The Virtue matrix: calculating the return on corporate responsibility
Executives who want to make their organisations better corporate citizens face many obstacles: If they undertake costly initiatives that their rivals don’t embrace, they risk eroding their company’s competitive position. If they invite government oversight, they may be hampered by costly regulations. And if they adopt wage scales and working conditions that prevail in the wealthiest democracies, they may drive jobs to countries with less stringent standards.
Such dilemmas call for clear, hard thinking. To aid in that undertaking, Roger Martin introduces the virtue matrix – a tool to help executives analyse corporate responsibility by viewing it as a product or service.
The author uses real-life examples to explore the forms and degrees of corporate virtue. He cites Aaron Feuerstein, CEO of Malden Mills, a textile company whose plant was destroyed by fire in 1995. Rather than move operations to a lower-wage region, Feuerstein continued to pay his idled workforce and rebuilt the plant. Unlike the typical CEO of a publicly held corporation, who is accountable to hundreds or thousands of shareholders, Feuerstein was free to act so generously because he had only a few family members to answer to. But as Martin points out, corporations don’t operate in a universe composed solely of shareholders. They can be subject to pressure from citizens, employees, and political authorities.
The virtue matrix provides a way to assess these forces and how they interact. Martin uses it to examine why the public clamour for more responsible corporate conduct never seems to abate. Another issue the author confronts is anxiety over globalisation. Finally, Martin applies the virtue matrix to two crucial questions: What are the barriers to increasing the supply of corporate virtue? And what can companies do to remove those barriers?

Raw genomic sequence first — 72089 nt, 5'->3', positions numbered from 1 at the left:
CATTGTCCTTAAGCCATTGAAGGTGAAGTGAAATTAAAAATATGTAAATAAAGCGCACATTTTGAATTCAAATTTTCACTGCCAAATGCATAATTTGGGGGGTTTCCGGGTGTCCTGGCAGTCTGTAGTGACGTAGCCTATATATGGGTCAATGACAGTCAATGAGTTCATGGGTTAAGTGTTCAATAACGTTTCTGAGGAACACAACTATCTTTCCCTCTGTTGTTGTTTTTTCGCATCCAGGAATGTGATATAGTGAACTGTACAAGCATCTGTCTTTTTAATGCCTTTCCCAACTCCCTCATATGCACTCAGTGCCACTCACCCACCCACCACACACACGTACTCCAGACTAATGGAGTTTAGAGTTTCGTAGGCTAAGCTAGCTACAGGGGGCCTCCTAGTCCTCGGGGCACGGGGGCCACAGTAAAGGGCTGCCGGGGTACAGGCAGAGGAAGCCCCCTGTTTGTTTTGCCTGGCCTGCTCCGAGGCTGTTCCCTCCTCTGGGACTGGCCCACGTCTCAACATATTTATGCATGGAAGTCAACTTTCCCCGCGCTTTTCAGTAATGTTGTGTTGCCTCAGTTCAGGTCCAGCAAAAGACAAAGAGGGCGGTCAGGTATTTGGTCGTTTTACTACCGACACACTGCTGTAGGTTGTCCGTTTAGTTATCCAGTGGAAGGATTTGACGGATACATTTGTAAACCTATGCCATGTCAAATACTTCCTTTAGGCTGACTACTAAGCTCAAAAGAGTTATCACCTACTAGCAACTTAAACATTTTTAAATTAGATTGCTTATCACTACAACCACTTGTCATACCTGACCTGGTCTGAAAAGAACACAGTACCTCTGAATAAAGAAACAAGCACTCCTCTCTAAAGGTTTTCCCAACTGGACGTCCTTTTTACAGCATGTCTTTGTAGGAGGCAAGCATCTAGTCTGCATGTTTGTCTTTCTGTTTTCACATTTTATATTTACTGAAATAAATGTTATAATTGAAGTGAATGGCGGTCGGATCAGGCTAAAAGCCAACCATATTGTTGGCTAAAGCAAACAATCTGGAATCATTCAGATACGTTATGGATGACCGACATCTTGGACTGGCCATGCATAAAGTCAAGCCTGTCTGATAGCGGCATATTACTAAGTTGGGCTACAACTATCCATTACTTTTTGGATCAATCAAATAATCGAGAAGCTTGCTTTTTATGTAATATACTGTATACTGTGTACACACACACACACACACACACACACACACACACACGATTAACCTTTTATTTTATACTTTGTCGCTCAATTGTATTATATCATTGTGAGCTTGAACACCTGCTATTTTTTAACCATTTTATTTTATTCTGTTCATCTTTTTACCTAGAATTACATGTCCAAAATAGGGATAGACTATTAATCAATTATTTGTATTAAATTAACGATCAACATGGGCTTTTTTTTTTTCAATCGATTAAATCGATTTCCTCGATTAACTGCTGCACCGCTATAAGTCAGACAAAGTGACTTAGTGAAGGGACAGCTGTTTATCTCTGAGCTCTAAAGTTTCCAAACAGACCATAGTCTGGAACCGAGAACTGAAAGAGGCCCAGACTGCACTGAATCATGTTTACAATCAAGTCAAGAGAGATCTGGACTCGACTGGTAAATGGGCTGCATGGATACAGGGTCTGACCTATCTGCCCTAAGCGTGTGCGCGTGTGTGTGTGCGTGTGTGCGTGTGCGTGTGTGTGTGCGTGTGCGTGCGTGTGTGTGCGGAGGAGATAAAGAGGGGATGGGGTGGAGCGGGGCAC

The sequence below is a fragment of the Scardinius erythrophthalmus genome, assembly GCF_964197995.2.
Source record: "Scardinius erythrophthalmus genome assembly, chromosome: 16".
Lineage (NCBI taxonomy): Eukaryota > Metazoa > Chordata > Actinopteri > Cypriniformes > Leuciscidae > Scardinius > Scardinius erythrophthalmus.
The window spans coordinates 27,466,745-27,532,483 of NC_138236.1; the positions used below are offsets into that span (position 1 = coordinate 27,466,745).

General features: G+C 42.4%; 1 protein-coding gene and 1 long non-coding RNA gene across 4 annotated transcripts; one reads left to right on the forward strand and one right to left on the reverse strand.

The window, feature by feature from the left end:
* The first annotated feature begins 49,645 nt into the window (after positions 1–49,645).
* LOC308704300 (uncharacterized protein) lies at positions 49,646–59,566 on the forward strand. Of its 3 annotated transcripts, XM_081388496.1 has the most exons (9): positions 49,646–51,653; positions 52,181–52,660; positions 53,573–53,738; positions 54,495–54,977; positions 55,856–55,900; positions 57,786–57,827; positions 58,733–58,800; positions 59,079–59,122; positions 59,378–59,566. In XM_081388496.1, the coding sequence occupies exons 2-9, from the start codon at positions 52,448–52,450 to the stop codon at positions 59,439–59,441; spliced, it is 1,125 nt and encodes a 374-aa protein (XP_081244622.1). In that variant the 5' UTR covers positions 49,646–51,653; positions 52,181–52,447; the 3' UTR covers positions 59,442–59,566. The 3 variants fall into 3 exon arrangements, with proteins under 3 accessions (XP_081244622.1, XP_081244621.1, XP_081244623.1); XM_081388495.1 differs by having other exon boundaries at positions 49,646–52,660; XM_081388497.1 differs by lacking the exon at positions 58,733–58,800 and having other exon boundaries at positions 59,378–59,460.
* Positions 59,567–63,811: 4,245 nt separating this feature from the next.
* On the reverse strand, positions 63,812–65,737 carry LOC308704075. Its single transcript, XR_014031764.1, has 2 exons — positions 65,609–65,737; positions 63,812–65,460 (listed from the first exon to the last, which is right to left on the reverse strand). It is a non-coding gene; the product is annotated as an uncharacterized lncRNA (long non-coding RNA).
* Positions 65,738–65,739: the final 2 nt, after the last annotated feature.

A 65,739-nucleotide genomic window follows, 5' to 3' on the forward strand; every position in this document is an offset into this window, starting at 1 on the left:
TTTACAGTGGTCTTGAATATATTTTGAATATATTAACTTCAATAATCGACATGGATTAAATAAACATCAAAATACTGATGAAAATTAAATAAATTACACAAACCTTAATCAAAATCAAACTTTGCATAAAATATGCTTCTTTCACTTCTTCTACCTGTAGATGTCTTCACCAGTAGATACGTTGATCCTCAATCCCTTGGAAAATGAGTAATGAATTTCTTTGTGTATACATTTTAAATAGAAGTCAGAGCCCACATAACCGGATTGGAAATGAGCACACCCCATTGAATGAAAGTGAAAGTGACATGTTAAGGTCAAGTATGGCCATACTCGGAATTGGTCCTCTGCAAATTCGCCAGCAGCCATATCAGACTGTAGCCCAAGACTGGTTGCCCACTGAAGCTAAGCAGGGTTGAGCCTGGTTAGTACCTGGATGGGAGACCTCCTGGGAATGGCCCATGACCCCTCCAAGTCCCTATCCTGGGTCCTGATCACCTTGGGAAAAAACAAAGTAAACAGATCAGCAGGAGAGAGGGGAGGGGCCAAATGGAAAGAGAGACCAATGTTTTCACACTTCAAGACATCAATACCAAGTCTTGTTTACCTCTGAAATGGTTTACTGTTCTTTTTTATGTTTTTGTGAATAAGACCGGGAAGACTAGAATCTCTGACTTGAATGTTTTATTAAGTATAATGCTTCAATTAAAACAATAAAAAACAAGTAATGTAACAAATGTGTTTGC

The hidden challenge of cross-border negotiations Cultural differences can influence business negotiations in unexpected ways, as many a hapless deal maker has learned. But the differences extend well beyond surface behaviours, such as proper table manners and the exchange of business cards – and even beyond deeper cultural characteristics, such as attitudes about relationships and deadlines.
Indeed, there’s another, equally treacherous aspect to cross-border negotiation: the ways that people from different regions come to agreement, or the processes involved in negotiations. Decision-making and governance processes can vary widely from culture to culture, not only in terms of legal technicalities but also in terms of the behaviours and core beliefs that drive them. Numerous promising deals have failed because people ignored or underestimated the powerful differences in process across cultures.
In this article, James Sebenius offers ways in which negotiators can prepare for such cultural differences. A useful approach, he says, is to map out the decision-making process – including who’s involved, what formal and informal roles people play, and how a resolution is actually reached. With that knowledge, you can design a strategy that anticipates obstacles before they arise.
Governance and decision-making processes can take devilishly unexpected forms as you cross borders. But by designing your strategy and tactics so that you’re reaching all the right people, you increase your chances of striking a sustainable deal. Those negotiations that might otherwise have failed because people ignored or underestimated powerful disparities in process will, in the end, yield a meaningful yes.
Making sense of corporate venture capital
Large companies have long sensed the potential value of investing in external start-ups but, more often than not, they fail to get it right. Remember the dash to invest in new ventures in the late ’90s and the hasty retreat when the economy turned?
This article presents a framework that will help a company decide whether it should invest in a particular start-up by first understanding what kind of benefit might be realised from the investment. The framework – illustrated with examples from Intel, Lucent, and others – explains why certain types of corporate VC investments proliferate only when financial returns are high, why other types persist in good times and bad, and why still others make little sense in any phase of the business cycle.
The framework describes four types of corporate VC investments, each defined by its primary goal – strategic and financial – and by the degree of operational linkage between the start-up and the investing company. Driving investments are characterised by a strong strategic rationale and tight operational links. Enabling investments are also made primarily for strategic reasons, but the operational links are loose. Emergent investments, which are characterised by tight operational links, have little current – but significant potential – strategic value. Passive investments, offering few potential strategic benefits and only loose operational links, are made primarily for financial reasons.